.

Bob Dylan Starts Work on New LP

He's alive and well in Nashville

Bob Dylan
Jan Persson/Redferns
November 23, 1967

A bearded Bob Dylan is alive, well, and recording in Nashville, having finally emerged from his retreat in Woodstock, New York.

In the first two sessions at Columbia's country and western studios, in Nashville, Tennessee, Dylan has recorded three songs: "The Drifter's Escape" (a Kafkaesque tale about a man on trial for nothing); "I Dreamed I Saw St. Augustine," and "Frankie Lee and Judas Priest." The first two are between three and four minutes long, and the last just over five and a half minutes.

Previously Unseen Bob Dylan Lyrics From 1965

An authoritative source says the feeling of the songs is close to that of Highway 61 Revisited. Dylan's voice has a fuller sound, says the source, and he is trying to "sing" the tracks, not to chant or talk the lyrics. All are done in a middle tempo, and the backing musicians are all from Nashville.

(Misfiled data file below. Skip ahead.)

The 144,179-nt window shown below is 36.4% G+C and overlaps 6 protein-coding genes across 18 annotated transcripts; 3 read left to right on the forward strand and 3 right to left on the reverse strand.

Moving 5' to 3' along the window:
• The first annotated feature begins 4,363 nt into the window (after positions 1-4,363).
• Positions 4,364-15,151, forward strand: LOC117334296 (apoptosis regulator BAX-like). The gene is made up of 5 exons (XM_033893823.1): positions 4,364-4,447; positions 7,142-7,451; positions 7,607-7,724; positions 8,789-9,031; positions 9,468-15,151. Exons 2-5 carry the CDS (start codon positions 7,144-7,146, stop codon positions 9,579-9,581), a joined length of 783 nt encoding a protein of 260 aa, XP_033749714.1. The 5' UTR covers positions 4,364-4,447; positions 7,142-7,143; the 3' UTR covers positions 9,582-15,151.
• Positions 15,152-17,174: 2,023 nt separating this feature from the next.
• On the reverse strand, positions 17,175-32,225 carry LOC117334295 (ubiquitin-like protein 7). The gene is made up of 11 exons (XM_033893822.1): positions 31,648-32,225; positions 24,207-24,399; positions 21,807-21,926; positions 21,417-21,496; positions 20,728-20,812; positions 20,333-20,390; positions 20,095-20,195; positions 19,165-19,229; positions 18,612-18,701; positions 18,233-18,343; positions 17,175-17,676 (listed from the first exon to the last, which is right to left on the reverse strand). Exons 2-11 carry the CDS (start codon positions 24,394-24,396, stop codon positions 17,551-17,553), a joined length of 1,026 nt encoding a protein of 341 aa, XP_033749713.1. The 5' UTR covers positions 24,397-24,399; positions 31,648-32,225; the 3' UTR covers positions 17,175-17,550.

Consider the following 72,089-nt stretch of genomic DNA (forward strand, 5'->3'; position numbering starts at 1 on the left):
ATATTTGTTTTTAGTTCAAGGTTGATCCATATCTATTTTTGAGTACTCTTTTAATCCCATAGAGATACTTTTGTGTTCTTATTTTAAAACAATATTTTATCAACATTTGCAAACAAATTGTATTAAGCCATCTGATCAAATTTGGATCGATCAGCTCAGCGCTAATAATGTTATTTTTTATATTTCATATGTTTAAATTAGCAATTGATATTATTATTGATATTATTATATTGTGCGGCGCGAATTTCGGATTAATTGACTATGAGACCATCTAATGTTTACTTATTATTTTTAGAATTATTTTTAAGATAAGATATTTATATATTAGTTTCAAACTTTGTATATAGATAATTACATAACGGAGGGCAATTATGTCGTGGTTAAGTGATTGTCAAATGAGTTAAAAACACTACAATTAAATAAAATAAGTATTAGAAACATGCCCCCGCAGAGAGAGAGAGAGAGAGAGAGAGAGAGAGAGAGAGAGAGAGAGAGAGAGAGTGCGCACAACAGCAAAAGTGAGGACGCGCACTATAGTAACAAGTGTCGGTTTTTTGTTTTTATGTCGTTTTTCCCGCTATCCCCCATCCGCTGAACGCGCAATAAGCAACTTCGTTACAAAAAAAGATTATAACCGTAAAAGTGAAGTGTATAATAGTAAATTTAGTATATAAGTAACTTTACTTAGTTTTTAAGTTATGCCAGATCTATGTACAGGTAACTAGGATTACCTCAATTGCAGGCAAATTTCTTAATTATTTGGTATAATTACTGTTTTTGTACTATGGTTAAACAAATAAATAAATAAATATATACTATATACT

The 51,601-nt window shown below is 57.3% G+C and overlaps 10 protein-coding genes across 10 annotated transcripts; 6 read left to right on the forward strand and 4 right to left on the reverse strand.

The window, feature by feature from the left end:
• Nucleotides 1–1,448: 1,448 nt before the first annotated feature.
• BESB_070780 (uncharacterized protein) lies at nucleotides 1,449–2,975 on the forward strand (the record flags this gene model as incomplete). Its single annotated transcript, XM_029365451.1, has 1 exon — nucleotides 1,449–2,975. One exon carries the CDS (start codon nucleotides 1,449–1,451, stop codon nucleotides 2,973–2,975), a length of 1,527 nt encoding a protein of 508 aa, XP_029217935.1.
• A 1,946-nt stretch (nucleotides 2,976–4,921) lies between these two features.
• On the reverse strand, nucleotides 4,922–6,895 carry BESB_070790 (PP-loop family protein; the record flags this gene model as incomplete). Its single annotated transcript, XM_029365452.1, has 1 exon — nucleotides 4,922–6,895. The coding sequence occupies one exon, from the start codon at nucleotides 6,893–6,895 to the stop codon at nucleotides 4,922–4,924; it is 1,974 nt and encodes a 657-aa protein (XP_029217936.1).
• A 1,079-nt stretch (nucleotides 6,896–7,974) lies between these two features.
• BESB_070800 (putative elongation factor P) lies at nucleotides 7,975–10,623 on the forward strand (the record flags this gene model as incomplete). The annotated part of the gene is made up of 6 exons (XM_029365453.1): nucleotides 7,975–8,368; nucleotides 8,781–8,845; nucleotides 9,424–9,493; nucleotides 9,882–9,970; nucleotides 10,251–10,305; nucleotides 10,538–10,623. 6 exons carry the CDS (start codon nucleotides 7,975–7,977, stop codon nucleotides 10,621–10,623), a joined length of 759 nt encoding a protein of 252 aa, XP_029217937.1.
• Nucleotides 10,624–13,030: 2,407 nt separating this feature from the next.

Producer Bob Johnston, who did Blonde on Blonde, and Highway 61 is pleased with the work so far, as are Columbia executives who have set no release date but want the album out as quickly as possible.

A session last week was planned to complete the album. Columbia has other Dylan songs in the can, but since he is back actively writing and recording, it is every doubtful that they will be released.

Lester Flatt and Earl Scruggs will soon be releasing "Top of the Flood," a song Bob wrote recently especially for the blue-grass group.

Photos: Bob Dylan Captured at Home and on the Scene

No one but musicians and technicians have been allowed into the studio, but Dylan has been seen in public in Nashville. The beard is a chin and jaw line bush that makes him look like Abraham Lincoln, particularly since his hair is shorter and he is sporting a black, Menonite-style hat. He looks well, say those who have seen him, and his motorcycle accident in August, 1966, has left no visible scars or other damage, as was rumored in the press.

This story is from the November 23rd, 1967 issue of Rolling Stone.


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